Iowa Supreme Court Reinforces Need for Control in Landlord Liability Action

Posted on: June 5th, 2023

A company called CDM Rentals, LLC, purchased a condominium in Brook Run Park in Des Moines. Shelley and Cameron Barnes began leasing the condo on September 17, 2015. The Barnes’ unit had a garage that let out onto a shared driveway. A rain gutter ran along the roof above the shared driveway. The rain gutter downspout came down the front of the condominium such that it was positioned on the line dividing the Barnes’ unit from the neighboring unit. Because it was placed in this manner, the downspout let out directly onto the middle of the shared driveway rather than letting out onto grass or bare ground on the side of the unit. During the winter in 2019, water from the condo’s roof drained out onto the shared driveway and froze. Ms. Barnes slipped and fell on the ice. Both Shelley and Cameron Barnes filed a negligence suit against CDM Rentals, LLC. The homeowners association was not named as a defendant.

CDM filed a motion for summary judgment arguing it could not be liable because it did not own the property where the injury occurred. The district court granted the motion and the court of appeals affirmed the district court. The Barnes applied for further review. The Supreme Court reasoned that CDM lacked control over the common areas because the declaration expressly reserved the responsibilities of maintenance, repairs, and replacements for the HOA and forbade unit owners from doing those things. At common law, liability is premised on control and control is a prerequisite for liability under Iowa’s Uniform Residential Landlord and Tenant Act. The Barnes failed to provide sufficient evidence to show that CDM had control over the driveway or the downspout. For those reasons, CDM could not be liable for the Ms. Barnes’s injuries.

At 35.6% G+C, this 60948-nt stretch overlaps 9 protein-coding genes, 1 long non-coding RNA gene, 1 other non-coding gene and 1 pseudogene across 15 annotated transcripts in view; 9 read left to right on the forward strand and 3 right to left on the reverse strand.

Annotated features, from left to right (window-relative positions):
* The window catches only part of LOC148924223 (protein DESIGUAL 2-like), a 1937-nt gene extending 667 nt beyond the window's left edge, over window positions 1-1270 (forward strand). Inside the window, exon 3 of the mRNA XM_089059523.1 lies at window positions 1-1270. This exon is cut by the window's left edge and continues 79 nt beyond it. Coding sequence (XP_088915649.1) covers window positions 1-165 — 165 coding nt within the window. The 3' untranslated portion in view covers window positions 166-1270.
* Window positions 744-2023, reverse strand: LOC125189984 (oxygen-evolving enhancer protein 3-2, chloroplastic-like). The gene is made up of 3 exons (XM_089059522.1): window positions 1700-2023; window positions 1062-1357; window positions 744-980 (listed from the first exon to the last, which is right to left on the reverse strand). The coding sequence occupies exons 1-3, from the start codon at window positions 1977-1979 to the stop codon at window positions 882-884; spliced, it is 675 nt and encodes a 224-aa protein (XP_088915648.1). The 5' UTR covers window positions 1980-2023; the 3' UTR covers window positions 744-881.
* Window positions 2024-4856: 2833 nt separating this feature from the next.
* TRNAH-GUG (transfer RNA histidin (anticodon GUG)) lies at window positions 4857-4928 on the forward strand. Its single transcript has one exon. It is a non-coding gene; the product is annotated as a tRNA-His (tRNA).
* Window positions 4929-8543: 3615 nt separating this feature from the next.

Barnes v. CDM Rentals, LLC, No. 21-0854 (Iowa May 12, 2023).

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